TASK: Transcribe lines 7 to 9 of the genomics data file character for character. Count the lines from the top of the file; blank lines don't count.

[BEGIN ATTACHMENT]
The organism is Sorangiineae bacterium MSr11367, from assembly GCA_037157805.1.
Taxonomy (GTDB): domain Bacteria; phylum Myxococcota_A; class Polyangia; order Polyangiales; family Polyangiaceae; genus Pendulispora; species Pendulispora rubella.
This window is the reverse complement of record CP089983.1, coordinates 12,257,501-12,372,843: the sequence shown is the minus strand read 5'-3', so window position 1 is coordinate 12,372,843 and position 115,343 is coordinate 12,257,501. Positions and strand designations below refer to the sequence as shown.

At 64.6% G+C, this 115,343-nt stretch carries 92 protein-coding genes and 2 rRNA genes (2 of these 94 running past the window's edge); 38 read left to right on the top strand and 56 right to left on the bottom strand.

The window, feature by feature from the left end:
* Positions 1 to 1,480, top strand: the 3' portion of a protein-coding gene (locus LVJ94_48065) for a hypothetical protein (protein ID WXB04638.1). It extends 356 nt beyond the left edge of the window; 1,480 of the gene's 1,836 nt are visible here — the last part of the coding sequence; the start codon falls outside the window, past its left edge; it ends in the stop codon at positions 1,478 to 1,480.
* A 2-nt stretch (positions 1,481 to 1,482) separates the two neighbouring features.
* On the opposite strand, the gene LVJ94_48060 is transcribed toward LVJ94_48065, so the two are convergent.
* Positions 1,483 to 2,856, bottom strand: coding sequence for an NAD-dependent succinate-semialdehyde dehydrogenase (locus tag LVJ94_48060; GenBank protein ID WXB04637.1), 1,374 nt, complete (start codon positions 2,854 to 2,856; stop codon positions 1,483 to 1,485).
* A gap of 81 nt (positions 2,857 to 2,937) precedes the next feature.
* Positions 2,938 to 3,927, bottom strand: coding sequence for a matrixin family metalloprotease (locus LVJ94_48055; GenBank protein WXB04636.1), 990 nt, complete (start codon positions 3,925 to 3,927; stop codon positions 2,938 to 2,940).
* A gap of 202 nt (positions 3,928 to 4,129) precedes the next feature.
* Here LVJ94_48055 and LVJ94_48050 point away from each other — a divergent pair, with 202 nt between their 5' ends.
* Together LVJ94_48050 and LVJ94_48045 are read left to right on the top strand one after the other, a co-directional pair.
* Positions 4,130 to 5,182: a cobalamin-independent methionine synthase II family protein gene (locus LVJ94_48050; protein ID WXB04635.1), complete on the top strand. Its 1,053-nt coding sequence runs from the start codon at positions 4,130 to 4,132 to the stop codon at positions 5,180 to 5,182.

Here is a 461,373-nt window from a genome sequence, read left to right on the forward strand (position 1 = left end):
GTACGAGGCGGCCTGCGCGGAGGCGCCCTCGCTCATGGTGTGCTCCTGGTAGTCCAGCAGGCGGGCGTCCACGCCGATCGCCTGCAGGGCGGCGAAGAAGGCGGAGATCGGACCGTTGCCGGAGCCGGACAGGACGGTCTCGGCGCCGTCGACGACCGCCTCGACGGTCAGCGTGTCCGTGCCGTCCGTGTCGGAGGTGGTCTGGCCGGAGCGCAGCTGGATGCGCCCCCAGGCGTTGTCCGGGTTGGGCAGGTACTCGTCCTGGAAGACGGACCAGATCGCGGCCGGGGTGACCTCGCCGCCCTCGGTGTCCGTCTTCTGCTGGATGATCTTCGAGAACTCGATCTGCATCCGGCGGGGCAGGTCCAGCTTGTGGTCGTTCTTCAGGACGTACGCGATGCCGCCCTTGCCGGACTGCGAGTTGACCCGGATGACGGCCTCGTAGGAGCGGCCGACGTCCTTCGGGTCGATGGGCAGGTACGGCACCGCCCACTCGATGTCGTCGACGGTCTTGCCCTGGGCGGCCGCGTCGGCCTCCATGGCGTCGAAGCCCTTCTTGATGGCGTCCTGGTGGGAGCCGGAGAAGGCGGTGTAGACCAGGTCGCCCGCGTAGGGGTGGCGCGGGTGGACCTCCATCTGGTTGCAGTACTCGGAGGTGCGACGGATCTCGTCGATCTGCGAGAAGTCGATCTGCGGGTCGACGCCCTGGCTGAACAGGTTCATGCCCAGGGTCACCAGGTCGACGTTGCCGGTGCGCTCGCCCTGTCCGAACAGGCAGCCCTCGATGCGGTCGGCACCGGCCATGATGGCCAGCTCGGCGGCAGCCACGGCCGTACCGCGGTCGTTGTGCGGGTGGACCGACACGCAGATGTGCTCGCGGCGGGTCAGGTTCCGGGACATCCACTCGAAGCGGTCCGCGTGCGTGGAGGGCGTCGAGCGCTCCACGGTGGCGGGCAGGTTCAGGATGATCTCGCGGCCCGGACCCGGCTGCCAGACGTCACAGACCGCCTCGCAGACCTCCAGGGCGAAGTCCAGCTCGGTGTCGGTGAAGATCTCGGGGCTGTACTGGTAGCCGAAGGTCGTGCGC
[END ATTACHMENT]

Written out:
* A 2-nt stretch (positions 1,481 to 1,482) separates the two neighbouring features.
* On the opposite strand, the gene LVJ94_48060 is transcribed toward LVJ94_48065, so the two are convergent.
* Positions 1,483 to 2,856, bottom strand: coding sequence for an NAD-dependent succinate-semialdehyde dehydrogenase (locus tag LVJ94_48060; GenBank protein ID WXB04637.1), 1,374 nt, complete (start codon positions 2,854 to 2,856; stop codon positions 1,483 to 1,485).